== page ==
NAB Show, Las Vegas, NV, April 24, 2017 — “I would say it’s been the last 48 months – right around four years ago the TV world shifted in a big way,” notes Craig Hunter, principal at RH Factor, a leading independent audio post house in Burbank, California, referring to the sea change in the television landscape. More recent credits for the firm have included Goliath, Criminal Minds: Beyond Borders, Santa Clarita Diet, The Real O’Neals, The Guest Book and many others. “The streaming sites very quickly became a major player in how TV is produced and consumed. That means more original content every year, and more work for us, and it also means changes in the production quality. Netflix, Amazon, Hulu and the others have all been churning out great content, and the cable networks have stepped up their game too.” Through this ongoing shift, RH Factor has relied on tools from Genelec (booth C4742), the leader in active monitoring technology for nearly 40 years, in its Studio B (a 5.1 mix room that is principally used for episodic television) as well as its three other studios (including a feature mix stage, a television mix stage, a layback studio and a Foley/ADR stage). “It’s a whole different world now than five years ago, and luckily we had a solid audio foundation of Genelecs in place to face these new challenges,” he notes.
Studio B’s current audio setup includes a 5.1 system consisting of a trio of Genelec 8260 Tri-Amplified Smart Active Monitors™, a pair of 8240 Bi-Amplified Smart Active Monitors in the rear and a 7270 Smart Active Subwoofer. Studio A uses Genelec 1038 Studio Monitors for L-C-R, a pair of 8040 Studio Monitors in the rear and a 7071 Studio Subwoofer.
“We’re always striving to produce the highest possible audio quality,” Hunter notes. “In our audio monitors we want no coloration, no hyping – just accuracy as defined by the original recording. We use Genelec tools in Stage B to optimize the room response using the proprietary GLM™ (Genelec Loudspeaker Management software) and AutoCal™ (Automated Calibration software) technologies. To have our monitor system able to calibrate room deficiencies and optimize frequency response as part of that process is a significant benefit to any studio owner. It’s a very high-quality reproduction of whatever it is that I’m working on. It’s important to me that if there is a problem, it’s not masked. I don’t want something that gives me the impression that my problem isn’t a problem, and the Genelecs make those elements shine through very clearly.”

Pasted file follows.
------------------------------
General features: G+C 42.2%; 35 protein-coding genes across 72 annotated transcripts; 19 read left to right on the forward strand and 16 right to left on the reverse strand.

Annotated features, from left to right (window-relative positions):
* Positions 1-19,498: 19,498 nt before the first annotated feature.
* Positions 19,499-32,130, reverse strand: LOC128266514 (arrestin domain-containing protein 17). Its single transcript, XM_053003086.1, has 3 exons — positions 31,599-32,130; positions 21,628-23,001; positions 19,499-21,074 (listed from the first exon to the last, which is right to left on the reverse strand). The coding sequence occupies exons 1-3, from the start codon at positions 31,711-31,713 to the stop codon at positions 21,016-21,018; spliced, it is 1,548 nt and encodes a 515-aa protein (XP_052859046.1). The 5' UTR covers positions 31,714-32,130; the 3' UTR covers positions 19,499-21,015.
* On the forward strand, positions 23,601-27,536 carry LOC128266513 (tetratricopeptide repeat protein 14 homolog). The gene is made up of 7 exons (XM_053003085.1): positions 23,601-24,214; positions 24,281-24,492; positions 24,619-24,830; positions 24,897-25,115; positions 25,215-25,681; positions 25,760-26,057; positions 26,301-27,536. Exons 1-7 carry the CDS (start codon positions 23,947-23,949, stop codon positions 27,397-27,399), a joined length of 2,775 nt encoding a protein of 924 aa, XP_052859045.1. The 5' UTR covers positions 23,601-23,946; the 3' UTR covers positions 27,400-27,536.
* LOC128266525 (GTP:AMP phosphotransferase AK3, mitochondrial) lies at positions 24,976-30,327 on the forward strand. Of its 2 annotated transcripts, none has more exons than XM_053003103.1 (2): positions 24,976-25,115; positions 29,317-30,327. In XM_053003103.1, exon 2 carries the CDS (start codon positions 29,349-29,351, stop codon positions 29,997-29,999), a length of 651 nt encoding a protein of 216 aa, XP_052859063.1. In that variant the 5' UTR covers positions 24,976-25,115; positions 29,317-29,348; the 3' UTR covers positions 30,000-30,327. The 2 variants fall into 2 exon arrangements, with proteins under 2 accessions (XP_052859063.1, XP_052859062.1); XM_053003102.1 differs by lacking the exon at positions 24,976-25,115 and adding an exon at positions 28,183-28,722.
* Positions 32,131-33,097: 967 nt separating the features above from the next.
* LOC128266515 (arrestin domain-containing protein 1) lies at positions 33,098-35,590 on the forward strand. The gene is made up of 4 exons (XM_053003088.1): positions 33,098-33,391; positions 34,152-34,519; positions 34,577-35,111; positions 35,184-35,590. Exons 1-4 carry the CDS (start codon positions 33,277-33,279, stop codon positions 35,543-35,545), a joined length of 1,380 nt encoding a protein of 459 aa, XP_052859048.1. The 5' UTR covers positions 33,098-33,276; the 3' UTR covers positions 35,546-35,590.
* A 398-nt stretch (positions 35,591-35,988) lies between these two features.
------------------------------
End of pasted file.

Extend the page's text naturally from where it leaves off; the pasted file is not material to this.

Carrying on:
One shift in TV production has been a general “loosening” of audio limiting while preserving loudness – meaning that TV audio is now generally more similar to film audio in its dynamic range. Hunter notes, “It used to be that the studios wanted a more restricted soundtrack, which works better for older-style TVs, but isn’t really necessary in today’s world of digital devices. That means we can get a bit more creative in the way we approach the audio on our projects, which is definitely a welcome shift for us, and Genelec gives us all the range we need to accurately monitor these productions.”
As he looks ahead, Hunter notes, “I don’t see these trends reversing or slowing down. Bandwidth is less and less of an issue, which means people will be consuming high-resolution content any time, any place. We can’t predict exactly what the future holds in this industry, but I know that with our Genelec systems, we’ll be ready for whatever comes our way.”
For more information, please visit www.rhfactorsound.com and www.genelecusa.com.